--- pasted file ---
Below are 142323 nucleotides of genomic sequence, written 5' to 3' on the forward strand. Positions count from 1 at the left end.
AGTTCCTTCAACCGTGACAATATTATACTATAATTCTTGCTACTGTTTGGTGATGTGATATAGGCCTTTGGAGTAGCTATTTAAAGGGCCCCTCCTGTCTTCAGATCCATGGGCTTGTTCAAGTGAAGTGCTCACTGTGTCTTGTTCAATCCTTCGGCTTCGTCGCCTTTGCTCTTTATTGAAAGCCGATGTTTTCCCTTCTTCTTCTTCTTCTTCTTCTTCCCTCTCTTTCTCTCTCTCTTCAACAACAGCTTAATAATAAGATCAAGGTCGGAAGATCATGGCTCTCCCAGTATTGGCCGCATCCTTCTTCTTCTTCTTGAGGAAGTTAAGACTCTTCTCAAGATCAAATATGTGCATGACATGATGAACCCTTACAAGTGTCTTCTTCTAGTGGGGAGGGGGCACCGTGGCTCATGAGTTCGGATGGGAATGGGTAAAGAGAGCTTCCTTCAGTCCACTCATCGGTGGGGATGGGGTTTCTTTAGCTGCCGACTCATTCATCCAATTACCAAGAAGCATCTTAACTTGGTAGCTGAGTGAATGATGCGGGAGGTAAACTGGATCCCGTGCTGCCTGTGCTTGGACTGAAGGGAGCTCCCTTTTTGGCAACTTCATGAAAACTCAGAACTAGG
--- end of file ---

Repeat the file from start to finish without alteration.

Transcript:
Below are 142323 nucleotides of genomic sequence, written 5' to 3' on the forward strand. Positions count from 1 at the left end.
AGTTCCTTCAACCGTGACAATATTATACTATAATTCTTGCTACTGTTTGGTGATGTGATATAGGCCTTTGGAGTAGCTATTTAAAGGGCCCCTCCTGTCTTCAGATCCATGGGCTTGTTCAAGTGAAGTGCTCACTGTGTCTTGTTCAATCCTTCGGCTTCGTCGCCTTTGCTCTTTATTGAAAGCCGATGTTTTCCCTTCTTCTTCTTCTTCTTCTTCTTCCCTCTCTTTCTCTCTCTCTTCAACAACAGCTTAATAATAAGATCAAGGTCGGAAGATCATGGCTCTCCCAGTATTGGCCGCATCCTTCTTCTTCTTCTTGAGGAAGTTAAGACTCTTCTCAAGATCAAATATGTGCATGACATGATGAACCCTTACAAGTGTCTTCTTCTAGTGGGGAGGGGGCACCGTGGCTCATGAGTTCGGATGGGAATGGGTAAAGAGAGCTTCCTTCAGTCCACTCATCGGTGGGGATGGGGTTTCTTTAGCTGCCGACTCATTCATCCAATTACCAAGAAGCATCTTAACTTGGTAGCTGAGTGAATGATGCGGGAGGTAAACTGGATCCCGTGCTGCCTGTGCTTGGACTGAAGGGAGCTCCCTTTTTGGCAACTTCATGAAAACTCAGAACTAGG